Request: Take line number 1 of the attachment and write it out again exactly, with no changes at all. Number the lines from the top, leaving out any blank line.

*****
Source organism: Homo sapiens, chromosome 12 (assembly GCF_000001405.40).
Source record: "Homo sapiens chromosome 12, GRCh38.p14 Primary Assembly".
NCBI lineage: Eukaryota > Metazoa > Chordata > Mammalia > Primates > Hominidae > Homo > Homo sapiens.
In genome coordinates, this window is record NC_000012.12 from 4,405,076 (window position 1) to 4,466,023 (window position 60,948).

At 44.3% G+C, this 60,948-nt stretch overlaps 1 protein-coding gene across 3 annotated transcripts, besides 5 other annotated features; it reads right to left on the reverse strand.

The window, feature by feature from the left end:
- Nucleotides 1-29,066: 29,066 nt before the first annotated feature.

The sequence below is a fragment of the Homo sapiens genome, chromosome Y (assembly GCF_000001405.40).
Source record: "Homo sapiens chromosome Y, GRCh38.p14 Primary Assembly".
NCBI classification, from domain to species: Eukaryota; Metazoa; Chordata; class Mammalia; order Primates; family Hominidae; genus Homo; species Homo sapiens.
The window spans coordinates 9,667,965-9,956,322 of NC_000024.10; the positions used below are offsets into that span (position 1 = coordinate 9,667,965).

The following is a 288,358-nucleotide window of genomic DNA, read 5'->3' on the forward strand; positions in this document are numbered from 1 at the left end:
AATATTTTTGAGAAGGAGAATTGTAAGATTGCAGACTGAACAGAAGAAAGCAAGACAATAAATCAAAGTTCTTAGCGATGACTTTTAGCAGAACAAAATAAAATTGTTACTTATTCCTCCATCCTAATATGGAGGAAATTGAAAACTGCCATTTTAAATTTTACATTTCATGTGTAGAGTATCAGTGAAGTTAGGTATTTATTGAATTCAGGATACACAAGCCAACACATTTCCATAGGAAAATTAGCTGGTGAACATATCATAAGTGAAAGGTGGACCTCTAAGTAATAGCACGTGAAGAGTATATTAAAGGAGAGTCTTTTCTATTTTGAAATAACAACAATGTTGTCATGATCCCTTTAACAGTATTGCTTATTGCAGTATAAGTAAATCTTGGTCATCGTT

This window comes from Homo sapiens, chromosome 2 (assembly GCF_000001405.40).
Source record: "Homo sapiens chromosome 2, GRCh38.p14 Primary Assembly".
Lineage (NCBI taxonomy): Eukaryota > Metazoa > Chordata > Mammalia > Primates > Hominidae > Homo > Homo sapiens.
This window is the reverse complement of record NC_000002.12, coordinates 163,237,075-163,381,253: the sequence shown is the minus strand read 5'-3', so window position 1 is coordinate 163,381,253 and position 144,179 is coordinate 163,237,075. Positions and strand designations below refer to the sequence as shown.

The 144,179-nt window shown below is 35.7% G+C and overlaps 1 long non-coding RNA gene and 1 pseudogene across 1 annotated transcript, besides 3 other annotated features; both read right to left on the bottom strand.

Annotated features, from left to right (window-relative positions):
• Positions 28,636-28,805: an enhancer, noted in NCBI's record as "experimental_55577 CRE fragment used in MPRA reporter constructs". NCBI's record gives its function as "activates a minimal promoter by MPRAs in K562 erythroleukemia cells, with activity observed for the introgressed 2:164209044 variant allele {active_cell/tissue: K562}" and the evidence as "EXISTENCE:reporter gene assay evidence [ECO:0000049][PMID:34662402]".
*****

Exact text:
Source organism: Homo sapiens, chromosome 12 (assembly GCF_000001405.40).